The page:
According to the San Francisco Chronicle, “Cisco Killed The Flip Cam A Day Before It Was Going To Get A Cool New Live Broadcast Feature.” Which is pretty frustrating: why kill the unit right before a major upgrade that’s presumably all sunk costs? The WSJ has one possible answer in “After Cisco Sacrifices His Baby to the Gods of Wall Street, Flip Founder Jon Kaplan Speaks!“, where Kara Swisher says that axing Flip was an “effort to assure Wall Street that it was no longer serious about its wacky foray into the consumer market.” But does it have to be so public? So symbolic?
And it is symbolic: Arik Hesseldahl points out that Cisco lumps the revenue from Flip into an “other” category on its financial statements. He then goes on: “This ‘other revenue’ totaled $2.6 billion in Cisco’s fiscal 2010, up from $1.6 billion in fiscal 2009. The biggest single factor for that billion-dollar boost was $317 million in Flip camera sales. You read that right: Cisco just shut down a business that brought in $317 million in sales in its last fiscal year.”
He says, “Make no mistake, the Flip was and is a culturally significant product.” It was, and, as regular readers know, I almost never write about consumer gadgets because most of the time there’s no point and people who write about them are just wasting their breath. But the Flip was fun in that shocking, surprising way that the original iPods were. Gadgets rarely have that effect—they’re as rare, or maybe rarer, as a book that really speaks to me. But a book is forever while gadgets come and go.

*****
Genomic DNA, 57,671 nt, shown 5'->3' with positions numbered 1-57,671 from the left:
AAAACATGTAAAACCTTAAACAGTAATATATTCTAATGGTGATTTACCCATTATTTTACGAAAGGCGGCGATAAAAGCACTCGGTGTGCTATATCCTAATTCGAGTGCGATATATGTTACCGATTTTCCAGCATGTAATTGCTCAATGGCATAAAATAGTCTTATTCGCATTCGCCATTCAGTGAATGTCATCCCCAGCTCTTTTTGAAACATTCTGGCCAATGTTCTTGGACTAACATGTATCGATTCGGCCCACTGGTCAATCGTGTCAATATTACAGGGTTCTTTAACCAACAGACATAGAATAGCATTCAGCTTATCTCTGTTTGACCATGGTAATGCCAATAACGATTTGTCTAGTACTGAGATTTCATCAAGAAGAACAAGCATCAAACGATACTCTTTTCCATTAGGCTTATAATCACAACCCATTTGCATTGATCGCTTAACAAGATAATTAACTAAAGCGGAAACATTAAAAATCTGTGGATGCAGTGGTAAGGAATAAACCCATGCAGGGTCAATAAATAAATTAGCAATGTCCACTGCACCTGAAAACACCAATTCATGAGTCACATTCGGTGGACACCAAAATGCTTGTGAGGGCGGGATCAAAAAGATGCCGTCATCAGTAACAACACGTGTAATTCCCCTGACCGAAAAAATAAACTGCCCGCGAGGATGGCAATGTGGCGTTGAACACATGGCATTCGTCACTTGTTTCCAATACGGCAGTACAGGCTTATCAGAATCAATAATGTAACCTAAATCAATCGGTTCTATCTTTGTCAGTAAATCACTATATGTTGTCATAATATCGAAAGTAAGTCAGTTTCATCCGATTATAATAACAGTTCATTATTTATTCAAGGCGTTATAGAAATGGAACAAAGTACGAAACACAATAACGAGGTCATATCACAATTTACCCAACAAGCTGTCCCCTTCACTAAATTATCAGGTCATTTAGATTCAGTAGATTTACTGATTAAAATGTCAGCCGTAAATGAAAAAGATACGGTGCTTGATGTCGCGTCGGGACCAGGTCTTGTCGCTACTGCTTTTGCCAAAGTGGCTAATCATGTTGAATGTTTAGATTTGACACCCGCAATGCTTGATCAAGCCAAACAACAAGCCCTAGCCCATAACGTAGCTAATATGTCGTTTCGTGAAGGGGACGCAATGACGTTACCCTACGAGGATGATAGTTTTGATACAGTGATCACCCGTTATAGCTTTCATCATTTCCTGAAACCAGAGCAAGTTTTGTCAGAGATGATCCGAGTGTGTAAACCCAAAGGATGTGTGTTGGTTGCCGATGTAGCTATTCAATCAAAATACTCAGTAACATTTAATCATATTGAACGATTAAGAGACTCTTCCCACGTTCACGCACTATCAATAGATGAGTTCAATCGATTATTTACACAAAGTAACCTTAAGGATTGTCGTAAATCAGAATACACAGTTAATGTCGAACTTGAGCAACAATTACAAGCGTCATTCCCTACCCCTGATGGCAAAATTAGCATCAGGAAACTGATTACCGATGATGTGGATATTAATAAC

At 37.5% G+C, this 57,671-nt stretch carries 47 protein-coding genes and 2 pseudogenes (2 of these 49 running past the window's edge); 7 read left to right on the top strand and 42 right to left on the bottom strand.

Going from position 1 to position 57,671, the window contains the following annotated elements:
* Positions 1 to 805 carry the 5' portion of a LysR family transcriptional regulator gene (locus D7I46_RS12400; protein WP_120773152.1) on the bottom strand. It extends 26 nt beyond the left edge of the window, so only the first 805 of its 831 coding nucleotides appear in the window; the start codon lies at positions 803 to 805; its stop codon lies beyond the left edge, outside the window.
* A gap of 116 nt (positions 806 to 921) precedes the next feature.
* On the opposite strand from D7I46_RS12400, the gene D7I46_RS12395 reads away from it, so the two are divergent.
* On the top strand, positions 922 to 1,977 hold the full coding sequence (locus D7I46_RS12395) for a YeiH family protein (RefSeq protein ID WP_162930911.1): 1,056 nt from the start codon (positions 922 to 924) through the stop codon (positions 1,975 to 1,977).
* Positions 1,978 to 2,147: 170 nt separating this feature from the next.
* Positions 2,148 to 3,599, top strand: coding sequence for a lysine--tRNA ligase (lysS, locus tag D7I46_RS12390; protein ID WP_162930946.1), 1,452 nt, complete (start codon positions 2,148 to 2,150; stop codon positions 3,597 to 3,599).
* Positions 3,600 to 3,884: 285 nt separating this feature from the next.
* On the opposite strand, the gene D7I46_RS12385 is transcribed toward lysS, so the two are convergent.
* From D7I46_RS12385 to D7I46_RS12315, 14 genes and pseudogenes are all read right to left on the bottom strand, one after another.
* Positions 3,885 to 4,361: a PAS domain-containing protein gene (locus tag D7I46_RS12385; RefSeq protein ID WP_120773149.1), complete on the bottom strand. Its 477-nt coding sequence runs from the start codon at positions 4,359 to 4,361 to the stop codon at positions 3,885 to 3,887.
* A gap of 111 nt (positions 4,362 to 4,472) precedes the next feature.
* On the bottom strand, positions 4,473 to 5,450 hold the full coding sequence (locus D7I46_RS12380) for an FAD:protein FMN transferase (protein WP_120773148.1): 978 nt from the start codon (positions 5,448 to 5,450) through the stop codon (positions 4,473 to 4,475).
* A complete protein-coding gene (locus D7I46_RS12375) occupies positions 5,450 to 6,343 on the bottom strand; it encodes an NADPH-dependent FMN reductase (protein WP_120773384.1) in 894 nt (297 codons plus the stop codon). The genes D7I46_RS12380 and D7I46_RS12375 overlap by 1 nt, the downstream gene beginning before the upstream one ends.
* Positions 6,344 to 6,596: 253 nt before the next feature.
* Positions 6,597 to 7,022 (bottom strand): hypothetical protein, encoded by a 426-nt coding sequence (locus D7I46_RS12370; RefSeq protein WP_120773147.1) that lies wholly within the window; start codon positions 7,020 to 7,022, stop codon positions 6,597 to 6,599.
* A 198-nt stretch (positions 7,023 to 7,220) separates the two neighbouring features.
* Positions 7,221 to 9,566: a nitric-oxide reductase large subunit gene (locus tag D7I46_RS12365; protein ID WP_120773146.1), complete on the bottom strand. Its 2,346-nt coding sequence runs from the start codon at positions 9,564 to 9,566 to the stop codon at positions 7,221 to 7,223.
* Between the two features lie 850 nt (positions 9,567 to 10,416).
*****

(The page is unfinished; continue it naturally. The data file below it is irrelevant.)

I think it’s the pointlessness of closing Flip that annoys me so much. They made a fun product that a corporate leviathan is killing just because it can. Unfortunately, posts like this one aren’t likely to have much of an effect. There’s a Facebook page devoted to saving Flip, but it only has 407 members as of this writing, and, in Cisco terms, that’s indistinguishable from zero.
Still, David Pogue’s post “The Tragic Death of the Flip” has 13 pages of comments, most from people with the same reaction I did. Killing a beloved product is counterproductive, considering how hard it is to develop and sell a beloved product, and I still wonder why Cisco axed instead of sold the company. A hundred million dollars is presumably better than zero. But I’m not sure we’ll ever find out.
EDIT: Some feedback points out that still-video hybrid cameras like Panasonic’s will likely take over Flip’s market. Could be, but I think the two serve different people. Those Panasonic cameras are a lot more expensive and in key ways less fun to use. I have a Canon camera for pictures and while it’s great for what it is, Flips are more approachable and more portable.